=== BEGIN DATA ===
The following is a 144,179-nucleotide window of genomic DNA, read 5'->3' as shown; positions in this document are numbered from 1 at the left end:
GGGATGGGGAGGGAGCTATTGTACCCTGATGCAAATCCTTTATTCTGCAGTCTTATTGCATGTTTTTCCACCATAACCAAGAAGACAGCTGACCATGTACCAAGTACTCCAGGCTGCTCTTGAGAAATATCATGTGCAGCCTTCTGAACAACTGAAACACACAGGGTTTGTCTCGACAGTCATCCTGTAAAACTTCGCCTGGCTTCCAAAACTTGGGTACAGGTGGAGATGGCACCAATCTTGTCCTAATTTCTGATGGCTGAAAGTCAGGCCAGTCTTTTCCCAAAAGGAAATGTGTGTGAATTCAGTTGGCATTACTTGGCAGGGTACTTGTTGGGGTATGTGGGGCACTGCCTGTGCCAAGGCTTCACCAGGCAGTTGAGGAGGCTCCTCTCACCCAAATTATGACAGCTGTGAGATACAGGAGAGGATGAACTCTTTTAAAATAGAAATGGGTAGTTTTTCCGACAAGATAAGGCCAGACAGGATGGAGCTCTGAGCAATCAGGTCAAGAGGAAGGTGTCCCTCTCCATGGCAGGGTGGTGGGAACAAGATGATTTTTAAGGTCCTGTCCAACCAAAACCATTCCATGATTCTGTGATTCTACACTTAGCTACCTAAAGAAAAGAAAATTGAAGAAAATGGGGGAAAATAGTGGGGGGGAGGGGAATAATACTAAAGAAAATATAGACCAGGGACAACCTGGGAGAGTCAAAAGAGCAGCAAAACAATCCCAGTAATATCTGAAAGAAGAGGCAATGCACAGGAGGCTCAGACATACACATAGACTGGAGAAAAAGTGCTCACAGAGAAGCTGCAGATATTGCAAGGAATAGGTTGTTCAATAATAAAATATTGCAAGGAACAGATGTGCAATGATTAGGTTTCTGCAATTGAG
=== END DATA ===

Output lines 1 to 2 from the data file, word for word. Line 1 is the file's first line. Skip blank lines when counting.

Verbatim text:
The following is a 144,179-nucleotide window of genomic DNA, read 5'->3' as shown; positions in this document are numbered from 1 at the left end:
GGGATGGGGAGGGAGCTATTGTACCCTGATGCAAATCCTTTATTCTGCAGTCTTATTGCATGTTTTTCCACCATAACCAAGAAGACAGCTGACCATGTACCAAGTACTCCAGGCTGCTCTTGAGAAATATCATGTGCAGCCTTCTGAACAACTGAAACACACAGGGTTTGTCTCGACAGTCATCCTGTAAAACTTCGCCTGGCTTCCAAAACTTGGGTACAGGTGGAGATGGCACCAATCTTGTCCTAATTTCTGATGGCTGAAAGTCAGGCCAGTCTTTTCCCAAAAGGAAATGTGTGTGAATTCAGTTGGCATTACTTGGCAGGGTACTTGTTGGGGTATGTGGGGCACTGCCTGTGCCAAGGCTTCACCAGGCAGTTGAGGAGGCTCCTCTCACCCAAATTATGACAGCTGTGAGATACAGGAGAGGATGAACTCTTTTAAAATAGAAATGGGTAGTTTTTCCGACAAGATAAGGCCAGACAGGATGGAGCTCTGAGCAATCAGGTCAAGAGGAAGGTGTCCCTCTCCATGGCAGGGTGGTGGGAACAAGATGATTTTTAAGGTCCTGTCCAACCAAAACCATTCCATGATTCTGTGATTCTACACTTAGCTACCTAAAGAAAAGAAAATTGAAGAAAATGGGGGAAAATAGTGGGGGGGAGGGGAATAATACTAAAGAAAATATAGACCAGGGACAACCTGGGAGAGTCAAAAGAGCAGCAAAACAATCCCAGTAATATCTGAAAGAAGAGGCAATGCACAGGAGGCTCAGACATACACATAGACTGGAGAAAAAGTGCTCACAGAGAAGCTGCAGATATTGCAAGGAATAGGTTGTTCAATAATAAAATATTGCAAGGAACAGATGTGCAATGATTAGGTTTCTGCAATTGAG